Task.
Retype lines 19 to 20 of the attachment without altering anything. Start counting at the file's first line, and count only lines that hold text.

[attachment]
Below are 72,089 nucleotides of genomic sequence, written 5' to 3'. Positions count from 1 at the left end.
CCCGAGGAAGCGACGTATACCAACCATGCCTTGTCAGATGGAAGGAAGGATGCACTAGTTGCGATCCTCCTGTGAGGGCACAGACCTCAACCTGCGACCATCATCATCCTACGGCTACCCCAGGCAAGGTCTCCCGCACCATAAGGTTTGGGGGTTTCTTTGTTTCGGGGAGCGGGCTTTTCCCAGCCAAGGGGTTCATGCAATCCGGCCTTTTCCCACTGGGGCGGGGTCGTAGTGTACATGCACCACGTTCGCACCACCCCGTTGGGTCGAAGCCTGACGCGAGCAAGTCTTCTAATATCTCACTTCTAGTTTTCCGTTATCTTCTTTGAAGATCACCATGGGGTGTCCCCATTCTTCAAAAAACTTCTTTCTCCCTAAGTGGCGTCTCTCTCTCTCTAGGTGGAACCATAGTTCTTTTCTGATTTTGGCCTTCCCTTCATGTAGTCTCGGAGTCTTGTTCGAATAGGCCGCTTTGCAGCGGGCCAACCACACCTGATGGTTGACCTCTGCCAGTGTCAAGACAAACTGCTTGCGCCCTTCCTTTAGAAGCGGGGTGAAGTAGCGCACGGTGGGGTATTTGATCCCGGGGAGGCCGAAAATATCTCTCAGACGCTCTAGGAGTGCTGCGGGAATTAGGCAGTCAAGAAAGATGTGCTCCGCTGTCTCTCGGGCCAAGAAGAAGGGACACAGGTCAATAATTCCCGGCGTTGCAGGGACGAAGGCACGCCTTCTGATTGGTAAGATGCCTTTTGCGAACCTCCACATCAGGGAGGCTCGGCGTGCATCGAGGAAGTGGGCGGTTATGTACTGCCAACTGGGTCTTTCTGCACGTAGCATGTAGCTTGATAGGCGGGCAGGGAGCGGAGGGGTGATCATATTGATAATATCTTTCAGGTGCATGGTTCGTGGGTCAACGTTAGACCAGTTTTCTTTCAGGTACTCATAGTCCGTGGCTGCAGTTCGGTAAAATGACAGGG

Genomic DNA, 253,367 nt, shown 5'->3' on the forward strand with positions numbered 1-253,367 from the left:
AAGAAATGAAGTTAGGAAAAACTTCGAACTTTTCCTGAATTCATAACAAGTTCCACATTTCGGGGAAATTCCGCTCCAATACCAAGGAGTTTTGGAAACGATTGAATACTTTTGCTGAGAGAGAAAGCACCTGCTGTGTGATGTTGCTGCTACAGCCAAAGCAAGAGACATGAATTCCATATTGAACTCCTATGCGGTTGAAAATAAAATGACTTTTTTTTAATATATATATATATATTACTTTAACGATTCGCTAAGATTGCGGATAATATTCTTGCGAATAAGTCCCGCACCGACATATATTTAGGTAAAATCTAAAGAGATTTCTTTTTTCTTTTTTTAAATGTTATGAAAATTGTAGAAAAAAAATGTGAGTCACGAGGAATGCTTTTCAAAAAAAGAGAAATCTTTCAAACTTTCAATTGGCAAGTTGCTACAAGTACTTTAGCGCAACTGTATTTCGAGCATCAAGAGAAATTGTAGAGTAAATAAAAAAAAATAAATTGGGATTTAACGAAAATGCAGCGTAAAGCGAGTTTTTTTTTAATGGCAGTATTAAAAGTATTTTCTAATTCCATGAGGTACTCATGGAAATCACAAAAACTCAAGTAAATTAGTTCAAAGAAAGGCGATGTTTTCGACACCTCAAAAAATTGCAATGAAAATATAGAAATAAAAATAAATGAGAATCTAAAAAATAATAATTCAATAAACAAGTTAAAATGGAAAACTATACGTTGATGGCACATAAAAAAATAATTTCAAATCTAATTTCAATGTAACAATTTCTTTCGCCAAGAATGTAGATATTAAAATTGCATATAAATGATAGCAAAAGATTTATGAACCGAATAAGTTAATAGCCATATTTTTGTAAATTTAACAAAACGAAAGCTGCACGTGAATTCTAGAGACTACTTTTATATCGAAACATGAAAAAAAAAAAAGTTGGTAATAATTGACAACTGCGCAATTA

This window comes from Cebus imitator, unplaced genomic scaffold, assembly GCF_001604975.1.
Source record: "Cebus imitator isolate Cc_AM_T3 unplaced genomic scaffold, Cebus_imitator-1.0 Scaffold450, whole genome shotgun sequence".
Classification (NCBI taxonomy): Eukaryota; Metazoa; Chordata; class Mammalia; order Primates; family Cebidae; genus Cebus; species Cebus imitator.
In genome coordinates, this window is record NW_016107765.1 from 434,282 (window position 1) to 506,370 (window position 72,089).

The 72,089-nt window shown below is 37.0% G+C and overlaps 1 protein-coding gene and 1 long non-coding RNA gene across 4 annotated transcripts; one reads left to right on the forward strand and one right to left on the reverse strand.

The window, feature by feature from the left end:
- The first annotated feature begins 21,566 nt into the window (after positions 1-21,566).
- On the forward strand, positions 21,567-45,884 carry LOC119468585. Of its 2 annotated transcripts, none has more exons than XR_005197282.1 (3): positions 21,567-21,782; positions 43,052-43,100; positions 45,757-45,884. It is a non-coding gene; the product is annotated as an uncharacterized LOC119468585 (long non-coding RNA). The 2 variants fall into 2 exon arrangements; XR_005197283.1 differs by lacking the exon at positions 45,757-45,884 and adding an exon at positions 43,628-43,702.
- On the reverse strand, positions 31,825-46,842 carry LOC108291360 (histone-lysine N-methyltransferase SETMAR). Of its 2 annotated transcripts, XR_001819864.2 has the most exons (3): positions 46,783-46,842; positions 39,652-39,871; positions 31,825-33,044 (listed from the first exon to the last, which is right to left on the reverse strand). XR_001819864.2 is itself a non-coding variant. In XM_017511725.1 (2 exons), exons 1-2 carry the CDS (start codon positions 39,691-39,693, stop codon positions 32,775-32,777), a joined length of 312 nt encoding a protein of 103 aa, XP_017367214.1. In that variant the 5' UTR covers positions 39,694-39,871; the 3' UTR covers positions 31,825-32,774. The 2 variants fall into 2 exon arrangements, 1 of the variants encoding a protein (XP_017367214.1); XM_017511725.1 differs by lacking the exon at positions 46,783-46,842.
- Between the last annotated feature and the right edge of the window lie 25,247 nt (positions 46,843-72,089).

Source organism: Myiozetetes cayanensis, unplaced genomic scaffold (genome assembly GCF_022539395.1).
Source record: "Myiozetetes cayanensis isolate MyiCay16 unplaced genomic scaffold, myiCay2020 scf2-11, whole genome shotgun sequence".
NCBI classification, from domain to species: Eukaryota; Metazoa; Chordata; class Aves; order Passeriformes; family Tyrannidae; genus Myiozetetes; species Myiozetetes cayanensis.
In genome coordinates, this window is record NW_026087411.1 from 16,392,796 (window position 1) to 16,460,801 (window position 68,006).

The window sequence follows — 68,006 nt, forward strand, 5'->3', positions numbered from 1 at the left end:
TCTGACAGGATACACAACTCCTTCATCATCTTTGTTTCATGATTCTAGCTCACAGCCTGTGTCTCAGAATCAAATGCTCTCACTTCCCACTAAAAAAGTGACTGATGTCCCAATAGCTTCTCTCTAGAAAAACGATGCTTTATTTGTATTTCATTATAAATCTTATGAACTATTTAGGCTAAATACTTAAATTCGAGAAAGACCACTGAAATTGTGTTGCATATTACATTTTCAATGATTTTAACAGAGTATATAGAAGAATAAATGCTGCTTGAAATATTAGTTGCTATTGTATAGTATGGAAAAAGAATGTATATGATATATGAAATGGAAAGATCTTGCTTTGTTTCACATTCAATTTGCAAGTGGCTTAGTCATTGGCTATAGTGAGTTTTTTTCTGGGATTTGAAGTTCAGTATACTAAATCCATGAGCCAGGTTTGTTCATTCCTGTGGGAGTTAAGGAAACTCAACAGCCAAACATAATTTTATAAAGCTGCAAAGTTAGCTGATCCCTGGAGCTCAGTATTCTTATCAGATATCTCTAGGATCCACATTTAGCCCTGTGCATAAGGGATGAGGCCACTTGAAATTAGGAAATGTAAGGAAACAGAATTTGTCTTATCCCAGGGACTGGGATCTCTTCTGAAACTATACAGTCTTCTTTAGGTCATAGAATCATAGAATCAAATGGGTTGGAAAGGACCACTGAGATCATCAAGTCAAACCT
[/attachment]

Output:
The window sequence follows — 68,006 nt, forward strand, 5'->3', positions numbered from 1 at the left end:
TCTGACAGGATACACAACTCCTTCATCATCTTTGTTTCATGATTCTAGCTCACAGCCTGTGTCTCAGAATCAAATGCTCTCACTTCCCACTAAAAAAGTGACTGATGTCCCAATAGCTTCTCTCTAGAAAAACGATGCTTTATTTGTATTTCATTATAAATCTTATGAACTATTTAGGCTAAATACTTAAATTCGAGAAAGACCACTGAAATTGTGTTGCATATTACATTTTCAATGATTTTAACAGAGTATATAGAAGAATAAATGCTGCTTGAAATATTAGTTGCTATTGTATAGTATGGAAAAAGAATGTATATGATATATGAAATGGAAAGATCTTGCTTTGTTTCACATTCAATTTGCAAGTGGCTTAGTCATTGGCTATAGTGAGTTTTTTTCTGGGATTTGAAGTTCAGTATACTAAATCCATGAGCCAGGTTTGTTCATTCCTGTGGGAGTTAAGGAAACTCAACAGCCAAACATAATTTTATAAAGCTGCAAAGTTAGCTGATCCCTGGAGCTCAGTATTCTTATCAGATATCTCTAGGATCCACATTTAGCCCTGTGCATAAGGGATGAGGCCACTTGAAATTAGGAAATGTAAGGAAACAGAATTTGTCTTATCCCAGGGACTGGGATCTCTTCTGAAACTATACAGTCTTCTTTAGGTCATAGAATCATAGAATCAAATGGGTTGGAAAGGACCACTGAGATCATCAAGTCAAACCT